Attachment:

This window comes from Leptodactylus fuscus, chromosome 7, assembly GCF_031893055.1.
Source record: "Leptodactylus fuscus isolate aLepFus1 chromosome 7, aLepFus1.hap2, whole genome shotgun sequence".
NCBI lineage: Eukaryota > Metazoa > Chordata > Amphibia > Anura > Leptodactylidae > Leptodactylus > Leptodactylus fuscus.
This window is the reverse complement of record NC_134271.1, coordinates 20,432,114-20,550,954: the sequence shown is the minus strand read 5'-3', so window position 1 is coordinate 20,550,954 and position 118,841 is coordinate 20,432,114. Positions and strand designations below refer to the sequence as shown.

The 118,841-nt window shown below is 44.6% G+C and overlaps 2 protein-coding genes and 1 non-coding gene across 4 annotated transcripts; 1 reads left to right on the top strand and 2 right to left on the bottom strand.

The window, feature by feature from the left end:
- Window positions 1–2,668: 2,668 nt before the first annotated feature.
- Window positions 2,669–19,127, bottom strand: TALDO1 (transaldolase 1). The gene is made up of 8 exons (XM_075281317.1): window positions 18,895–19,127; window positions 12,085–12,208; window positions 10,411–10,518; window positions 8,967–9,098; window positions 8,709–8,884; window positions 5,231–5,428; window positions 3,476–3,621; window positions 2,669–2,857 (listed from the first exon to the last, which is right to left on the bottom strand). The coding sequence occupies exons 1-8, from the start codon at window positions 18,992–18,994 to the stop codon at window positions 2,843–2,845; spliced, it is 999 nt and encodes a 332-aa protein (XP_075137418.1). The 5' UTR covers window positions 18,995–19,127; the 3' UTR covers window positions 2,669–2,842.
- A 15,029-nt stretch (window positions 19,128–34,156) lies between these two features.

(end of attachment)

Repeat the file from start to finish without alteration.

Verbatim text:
This window comes from Leptodactylus fuscus, chromosome 7, assembly GCF_031893055.1.
Source record: "Leptodactylus fuscus isolate aLepFus1 chromosome 7, aLepFus1.hap2, whole genome shotgun sequence".
NCBI lineage: Eukaryota > Metazoa > Chordata > Amphibia > Anura > Leptodactylidae > Leptodactylus > Leptodactylus fuscus.
This window is the reverse complement of record NC_134271.1, coordinates 20,432,114-20,550,954: the sequence shown is the minus strand read 5'-3', so window position 1 is coordinate 20,550,954 and position 118,841 is coordinate 20,432,114. Positions and strand designations below refer to the sequence as shown.

The 118,841-nt window shown below is 44.6% G+C and overlaps 2 protein-coding genes and 1 non-coding gene across 4 annotated transcripts; 1 reads left to right on the top strand and 2 right to left on the bottom strand.

The window, feature by feature from the left end:
- Window positions 1–2,668: 2,668 nt before the first annotated feature.
- Window positions 2,669–19,127, bottom strand: TALDO1 (transaldolase 1). The gene is made up of 8 exons (XM_075281317.1): window positions 18,895–19,127; window positions 12,085–12,208; window positions 10,411–10,518; window positions 8,967–9,098; window positions 8,709–8,884; window positions 5,231–5,428; window positions 3,476–3,621; window positions 2,669–2,857 (listed from the first exon to the last, which is right to left on the bottom strand). The coding sequence occupies exons 1-8, from the start codon at window positions 18,992–18,994 to the stop codon at window positions 2,843–2,845; spliced, it is 999 nt and encodes a 332-aa protein (XP_075137418.1). The 5' UTR covers window positions 18,995–19,127; the 3' UTR covers window positions 2,669–2,842.
- A 15,029-nt stretch (window positions 19,128–34,156) lies between these two features.